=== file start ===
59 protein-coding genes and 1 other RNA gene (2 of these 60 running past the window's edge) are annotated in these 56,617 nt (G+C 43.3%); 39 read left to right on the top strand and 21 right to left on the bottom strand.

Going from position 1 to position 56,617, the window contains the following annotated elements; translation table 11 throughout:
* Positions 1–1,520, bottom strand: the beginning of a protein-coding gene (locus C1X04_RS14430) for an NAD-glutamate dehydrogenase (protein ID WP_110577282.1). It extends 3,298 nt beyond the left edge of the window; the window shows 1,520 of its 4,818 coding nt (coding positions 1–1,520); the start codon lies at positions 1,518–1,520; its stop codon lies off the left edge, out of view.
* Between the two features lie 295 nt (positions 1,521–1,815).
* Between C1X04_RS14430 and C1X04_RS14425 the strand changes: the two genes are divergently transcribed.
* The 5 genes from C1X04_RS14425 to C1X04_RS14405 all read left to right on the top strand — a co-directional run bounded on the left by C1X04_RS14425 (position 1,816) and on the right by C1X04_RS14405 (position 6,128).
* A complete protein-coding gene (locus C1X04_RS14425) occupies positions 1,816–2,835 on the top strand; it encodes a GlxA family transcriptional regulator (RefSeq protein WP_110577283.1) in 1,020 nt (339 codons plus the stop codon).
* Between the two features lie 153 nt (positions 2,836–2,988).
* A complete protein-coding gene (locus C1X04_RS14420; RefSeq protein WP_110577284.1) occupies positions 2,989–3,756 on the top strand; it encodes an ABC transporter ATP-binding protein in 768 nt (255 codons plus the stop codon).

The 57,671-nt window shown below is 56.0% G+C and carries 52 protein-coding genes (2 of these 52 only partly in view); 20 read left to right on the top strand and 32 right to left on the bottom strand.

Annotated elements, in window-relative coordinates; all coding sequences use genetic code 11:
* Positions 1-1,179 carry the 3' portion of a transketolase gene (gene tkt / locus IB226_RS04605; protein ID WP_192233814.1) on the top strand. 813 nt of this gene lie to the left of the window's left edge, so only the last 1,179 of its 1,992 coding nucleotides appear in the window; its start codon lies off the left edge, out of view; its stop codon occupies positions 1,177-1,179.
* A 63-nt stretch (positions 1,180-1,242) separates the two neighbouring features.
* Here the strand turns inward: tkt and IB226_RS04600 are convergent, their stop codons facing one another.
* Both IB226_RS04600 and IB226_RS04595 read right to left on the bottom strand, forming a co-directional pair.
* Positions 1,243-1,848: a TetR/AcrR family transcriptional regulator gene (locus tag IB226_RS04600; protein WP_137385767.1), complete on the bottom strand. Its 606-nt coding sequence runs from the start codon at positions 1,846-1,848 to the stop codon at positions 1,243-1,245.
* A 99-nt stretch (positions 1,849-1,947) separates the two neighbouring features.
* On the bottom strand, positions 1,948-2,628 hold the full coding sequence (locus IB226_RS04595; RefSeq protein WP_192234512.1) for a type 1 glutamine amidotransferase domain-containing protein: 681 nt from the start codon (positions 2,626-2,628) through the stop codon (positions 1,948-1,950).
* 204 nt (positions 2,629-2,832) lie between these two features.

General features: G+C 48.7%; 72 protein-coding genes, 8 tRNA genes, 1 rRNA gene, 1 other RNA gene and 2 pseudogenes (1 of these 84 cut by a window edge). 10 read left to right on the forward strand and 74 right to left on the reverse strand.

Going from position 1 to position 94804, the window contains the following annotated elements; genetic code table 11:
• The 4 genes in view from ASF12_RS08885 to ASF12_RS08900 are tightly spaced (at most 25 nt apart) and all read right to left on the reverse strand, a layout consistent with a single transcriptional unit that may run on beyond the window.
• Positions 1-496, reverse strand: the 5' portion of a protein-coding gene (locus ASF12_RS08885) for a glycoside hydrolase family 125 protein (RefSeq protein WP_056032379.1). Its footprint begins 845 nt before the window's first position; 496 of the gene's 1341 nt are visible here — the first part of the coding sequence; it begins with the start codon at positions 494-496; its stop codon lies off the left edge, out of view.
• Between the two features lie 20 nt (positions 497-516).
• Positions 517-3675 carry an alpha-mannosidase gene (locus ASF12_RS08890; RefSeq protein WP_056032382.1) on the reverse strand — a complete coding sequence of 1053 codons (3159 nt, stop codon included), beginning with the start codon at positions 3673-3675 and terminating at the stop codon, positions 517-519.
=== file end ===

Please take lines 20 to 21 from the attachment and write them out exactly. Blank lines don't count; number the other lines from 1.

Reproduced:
General features: G+C 48.7%; 72 protein-coding genes, 8 tRNA genes, 1 rRNA gene, 1 other RNA gene and 2 pseudogenes (1 of these 84 cut by a window edge). 10 read left to right on the forward strand and 74 right to left on the reverse strand.

Going from position 1 to position 94804, the window contains the following annotated elements; genetic code table 11: